Ebola: Use Survivors’ Blood To Treat Patients – WHO

Ebola: Use Survivors’ Blood To Treat Patients – WHO

By BBC on September 5, 2014
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Workers from Doctors Without Borders prepare isolation and treatment areas for their Ebola virus operations in Gueckedou, Guinea. (Photo Credit: Kjell Gunnar Beraas/MSF/AP)

The blood of patients who recover from Ebola should be used to treat others, the World Health Organization has announced.

West Africa is facing the largest Ebola outbreak in history and more than 2,000 people have died.

A global group of experts have been meeting to assess the experimental therapies that could contain Ebola.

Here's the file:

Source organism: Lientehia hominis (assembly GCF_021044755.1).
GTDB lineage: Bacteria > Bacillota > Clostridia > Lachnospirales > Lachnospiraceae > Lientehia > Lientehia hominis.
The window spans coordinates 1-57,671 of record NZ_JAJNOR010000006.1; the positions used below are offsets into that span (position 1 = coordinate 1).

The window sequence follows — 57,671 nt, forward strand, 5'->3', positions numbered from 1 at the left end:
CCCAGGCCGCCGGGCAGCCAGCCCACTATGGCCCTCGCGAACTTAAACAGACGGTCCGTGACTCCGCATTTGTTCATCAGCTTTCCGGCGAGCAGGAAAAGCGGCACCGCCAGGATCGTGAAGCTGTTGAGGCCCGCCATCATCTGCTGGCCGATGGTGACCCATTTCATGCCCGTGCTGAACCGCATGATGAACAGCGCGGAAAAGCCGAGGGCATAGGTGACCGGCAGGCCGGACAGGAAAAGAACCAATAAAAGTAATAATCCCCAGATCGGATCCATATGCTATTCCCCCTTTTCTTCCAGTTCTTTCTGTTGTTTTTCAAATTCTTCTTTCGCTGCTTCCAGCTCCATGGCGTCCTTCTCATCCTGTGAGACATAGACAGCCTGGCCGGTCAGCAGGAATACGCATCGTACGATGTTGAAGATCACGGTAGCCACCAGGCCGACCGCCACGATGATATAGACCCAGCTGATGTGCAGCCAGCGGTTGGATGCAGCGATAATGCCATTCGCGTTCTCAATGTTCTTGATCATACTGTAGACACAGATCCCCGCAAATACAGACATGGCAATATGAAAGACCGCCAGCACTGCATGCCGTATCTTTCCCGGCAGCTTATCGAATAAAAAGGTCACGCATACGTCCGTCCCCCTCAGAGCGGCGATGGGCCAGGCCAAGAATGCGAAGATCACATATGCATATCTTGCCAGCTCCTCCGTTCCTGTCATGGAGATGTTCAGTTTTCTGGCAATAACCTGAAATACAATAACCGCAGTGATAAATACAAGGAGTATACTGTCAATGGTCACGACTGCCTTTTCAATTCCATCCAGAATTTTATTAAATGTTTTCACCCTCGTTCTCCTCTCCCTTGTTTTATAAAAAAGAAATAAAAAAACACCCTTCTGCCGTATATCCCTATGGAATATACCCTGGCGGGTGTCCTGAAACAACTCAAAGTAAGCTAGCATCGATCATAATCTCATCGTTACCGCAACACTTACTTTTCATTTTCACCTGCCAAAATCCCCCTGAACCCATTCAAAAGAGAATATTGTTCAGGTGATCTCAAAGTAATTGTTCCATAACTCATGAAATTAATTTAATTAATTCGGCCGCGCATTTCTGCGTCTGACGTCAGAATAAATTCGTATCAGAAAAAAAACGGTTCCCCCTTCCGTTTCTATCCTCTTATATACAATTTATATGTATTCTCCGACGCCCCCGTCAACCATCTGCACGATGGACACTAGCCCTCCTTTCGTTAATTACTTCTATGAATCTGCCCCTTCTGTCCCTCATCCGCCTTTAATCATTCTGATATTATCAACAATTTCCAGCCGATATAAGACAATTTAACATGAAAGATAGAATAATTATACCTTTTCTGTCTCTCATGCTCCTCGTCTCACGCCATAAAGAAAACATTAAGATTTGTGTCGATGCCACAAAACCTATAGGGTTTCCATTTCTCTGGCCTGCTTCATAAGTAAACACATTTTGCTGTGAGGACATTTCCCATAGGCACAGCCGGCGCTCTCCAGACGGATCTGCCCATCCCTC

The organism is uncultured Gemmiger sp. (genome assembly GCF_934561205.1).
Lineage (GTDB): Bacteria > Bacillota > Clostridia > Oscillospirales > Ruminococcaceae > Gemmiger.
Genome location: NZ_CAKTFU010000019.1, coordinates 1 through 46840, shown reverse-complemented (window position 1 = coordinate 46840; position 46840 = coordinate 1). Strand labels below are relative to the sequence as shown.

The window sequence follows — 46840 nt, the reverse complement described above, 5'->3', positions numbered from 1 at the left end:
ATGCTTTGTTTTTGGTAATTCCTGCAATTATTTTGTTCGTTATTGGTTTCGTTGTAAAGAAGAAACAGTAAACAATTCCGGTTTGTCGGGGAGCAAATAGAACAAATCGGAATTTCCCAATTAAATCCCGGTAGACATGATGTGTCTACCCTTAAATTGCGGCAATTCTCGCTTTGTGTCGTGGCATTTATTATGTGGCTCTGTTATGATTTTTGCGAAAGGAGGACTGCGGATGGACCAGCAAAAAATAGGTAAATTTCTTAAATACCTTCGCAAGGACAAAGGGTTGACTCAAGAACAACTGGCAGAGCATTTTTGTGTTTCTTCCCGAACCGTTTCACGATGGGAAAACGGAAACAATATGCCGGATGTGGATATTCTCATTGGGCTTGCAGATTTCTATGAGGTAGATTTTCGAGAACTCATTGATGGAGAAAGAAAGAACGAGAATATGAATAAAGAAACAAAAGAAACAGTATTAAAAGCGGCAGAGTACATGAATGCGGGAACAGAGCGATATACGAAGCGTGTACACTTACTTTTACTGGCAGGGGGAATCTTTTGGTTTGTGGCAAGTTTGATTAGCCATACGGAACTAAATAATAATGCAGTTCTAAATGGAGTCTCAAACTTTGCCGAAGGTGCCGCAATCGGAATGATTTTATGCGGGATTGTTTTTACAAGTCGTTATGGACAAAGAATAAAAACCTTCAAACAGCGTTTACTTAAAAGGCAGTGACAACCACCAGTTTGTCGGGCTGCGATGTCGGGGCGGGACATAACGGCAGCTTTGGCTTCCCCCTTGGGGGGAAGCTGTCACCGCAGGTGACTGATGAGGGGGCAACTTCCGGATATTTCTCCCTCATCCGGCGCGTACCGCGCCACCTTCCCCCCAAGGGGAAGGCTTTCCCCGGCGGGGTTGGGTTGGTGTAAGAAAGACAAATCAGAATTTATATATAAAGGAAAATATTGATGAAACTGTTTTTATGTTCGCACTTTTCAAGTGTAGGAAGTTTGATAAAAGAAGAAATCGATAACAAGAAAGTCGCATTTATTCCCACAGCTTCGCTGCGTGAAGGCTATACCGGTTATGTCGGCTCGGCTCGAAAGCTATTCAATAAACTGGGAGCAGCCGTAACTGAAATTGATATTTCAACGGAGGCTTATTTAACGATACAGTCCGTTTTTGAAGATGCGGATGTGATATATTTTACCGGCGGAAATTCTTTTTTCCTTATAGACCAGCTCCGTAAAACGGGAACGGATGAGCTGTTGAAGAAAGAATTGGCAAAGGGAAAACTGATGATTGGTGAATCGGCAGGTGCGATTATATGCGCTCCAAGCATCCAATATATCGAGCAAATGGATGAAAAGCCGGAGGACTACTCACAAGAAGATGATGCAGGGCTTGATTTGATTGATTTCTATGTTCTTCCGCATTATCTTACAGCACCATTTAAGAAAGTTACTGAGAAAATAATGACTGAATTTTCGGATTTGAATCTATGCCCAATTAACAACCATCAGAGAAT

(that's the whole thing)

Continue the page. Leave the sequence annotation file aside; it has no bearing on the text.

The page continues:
The WHO also announced that Ebola vaccines could be used on the frontline by November.

Blood medicine

People produce antibodies in the blood in an attempt to fight off an Ebola infection.

In theory, those antibodies can be transferred from a survivor into a sick patient to give their immune system a boost.

However, large scale data on the effectiveness of the therapy is lacking.

Studies on the 1995 outbreak of Ebola in Democratic Republic of Congoshowed seven out of eight people survived after being given the therapy.

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